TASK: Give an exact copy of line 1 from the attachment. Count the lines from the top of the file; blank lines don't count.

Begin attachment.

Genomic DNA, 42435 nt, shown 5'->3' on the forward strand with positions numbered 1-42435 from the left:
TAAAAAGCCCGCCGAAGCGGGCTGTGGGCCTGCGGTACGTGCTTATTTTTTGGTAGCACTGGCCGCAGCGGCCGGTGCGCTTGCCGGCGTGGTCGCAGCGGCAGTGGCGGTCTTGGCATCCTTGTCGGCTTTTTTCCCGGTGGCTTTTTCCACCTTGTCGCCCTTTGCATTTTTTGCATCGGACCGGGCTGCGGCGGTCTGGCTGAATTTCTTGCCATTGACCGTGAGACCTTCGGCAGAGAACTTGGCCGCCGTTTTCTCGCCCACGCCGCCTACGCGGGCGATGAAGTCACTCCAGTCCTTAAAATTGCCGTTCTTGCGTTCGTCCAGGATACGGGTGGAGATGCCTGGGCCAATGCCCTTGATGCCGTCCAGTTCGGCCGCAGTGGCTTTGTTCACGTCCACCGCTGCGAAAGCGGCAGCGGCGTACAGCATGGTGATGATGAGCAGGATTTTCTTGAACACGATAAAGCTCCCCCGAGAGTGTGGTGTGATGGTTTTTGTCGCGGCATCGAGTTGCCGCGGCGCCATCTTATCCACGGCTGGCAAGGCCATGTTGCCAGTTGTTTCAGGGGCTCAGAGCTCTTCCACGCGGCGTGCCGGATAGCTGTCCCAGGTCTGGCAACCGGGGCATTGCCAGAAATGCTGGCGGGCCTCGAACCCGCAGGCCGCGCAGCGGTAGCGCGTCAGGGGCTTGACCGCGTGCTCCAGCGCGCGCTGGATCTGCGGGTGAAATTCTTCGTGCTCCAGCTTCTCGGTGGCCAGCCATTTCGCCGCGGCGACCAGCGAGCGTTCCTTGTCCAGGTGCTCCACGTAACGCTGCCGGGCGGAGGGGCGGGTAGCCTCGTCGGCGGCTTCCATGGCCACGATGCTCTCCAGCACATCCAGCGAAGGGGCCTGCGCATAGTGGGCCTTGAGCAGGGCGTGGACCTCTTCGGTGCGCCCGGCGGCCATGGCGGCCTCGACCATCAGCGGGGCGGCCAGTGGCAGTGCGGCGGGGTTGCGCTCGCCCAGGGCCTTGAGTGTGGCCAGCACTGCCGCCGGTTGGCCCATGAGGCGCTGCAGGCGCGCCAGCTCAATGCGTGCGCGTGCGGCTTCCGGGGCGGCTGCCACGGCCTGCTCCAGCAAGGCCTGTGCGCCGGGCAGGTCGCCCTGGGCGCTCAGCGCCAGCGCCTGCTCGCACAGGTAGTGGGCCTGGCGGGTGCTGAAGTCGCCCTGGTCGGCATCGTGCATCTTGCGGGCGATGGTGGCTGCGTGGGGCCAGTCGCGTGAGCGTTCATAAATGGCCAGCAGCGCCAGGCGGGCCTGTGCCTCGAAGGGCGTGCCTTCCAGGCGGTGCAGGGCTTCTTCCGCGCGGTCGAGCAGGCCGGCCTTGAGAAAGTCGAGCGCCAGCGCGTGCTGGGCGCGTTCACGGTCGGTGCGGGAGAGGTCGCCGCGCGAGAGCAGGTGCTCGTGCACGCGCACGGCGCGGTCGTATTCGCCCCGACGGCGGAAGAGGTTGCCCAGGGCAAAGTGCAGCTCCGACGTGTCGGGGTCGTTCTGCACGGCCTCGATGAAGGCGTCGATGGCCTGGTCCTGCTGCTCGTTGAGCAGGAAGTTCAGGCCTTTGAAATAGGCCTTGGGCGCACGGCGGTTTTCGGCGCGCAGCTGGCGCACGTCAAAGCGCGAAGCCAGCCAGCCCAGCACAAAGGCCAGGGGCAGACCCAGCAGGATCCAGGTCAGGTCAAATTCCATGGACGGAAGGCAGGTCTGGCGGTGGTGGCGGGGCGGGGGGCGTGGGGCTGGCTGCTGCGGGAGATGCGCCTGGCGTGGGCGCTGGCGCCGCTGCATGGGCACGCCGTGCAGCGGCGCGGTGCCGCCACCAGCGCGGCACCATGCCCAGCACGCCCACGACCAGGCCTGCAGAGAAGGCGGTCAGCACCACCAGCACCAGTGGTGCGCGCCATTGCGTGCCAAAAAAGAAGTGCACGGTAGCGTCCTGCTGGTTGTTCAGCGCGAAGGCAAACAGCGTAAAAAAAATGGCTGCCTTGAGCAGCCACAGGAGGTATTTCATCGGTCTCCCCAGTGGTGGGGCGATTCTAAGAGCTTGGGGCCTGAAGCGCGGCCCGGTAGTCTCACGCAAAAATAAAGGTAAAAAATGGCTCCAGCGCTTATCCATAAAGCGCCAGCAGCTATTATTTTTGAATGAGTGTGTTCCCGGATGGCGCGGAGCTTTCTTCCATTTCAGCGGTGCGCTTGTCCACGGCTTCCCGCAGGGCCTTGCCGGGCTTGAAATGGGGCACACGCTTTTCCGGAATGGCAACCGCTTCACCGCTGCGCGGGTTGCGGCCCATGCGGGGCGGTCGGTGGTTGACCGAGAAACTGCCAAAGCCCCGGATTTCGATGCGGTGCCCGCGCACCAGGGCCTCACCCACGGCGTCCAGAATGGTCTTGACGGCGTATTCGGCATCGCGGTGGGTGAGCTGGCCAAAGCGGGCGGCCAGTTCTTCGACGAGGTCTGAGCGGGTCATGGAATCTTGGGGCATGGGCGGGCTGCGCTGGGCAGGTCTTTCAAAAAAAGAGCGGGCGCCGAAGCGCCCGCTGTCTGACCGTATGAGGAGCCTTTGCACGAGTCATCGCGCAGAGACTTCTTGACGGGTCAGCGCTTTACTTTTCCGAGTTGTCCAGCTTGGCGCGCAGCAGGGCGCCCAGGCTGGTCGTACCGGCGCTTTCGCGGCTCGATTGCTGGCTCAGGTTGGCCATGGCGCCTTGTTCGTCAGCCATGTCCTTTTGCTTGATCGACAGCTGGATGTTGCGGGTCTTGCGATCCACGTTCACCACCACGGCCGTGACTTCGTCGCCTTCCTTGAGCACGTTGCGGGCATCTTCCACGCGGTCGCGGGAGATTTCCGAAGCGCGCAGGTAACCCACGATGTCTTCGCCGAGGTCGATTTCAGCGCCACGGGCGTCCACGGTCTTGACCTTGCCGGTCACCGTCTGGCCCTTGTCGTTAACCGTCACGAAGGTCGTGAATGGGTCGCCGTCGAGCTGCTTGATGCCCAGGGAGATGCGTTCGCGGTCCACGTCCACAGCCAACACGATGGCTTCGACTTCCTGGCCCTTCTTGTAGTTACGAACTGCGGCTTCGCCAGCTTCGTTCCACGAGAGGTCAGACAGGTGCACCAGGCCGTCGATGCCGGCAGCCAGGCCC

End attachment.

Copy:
Genomic DNA, 42435 nt, shown 5'->3' on the forward strand with positions numbered 1-42435 from the left: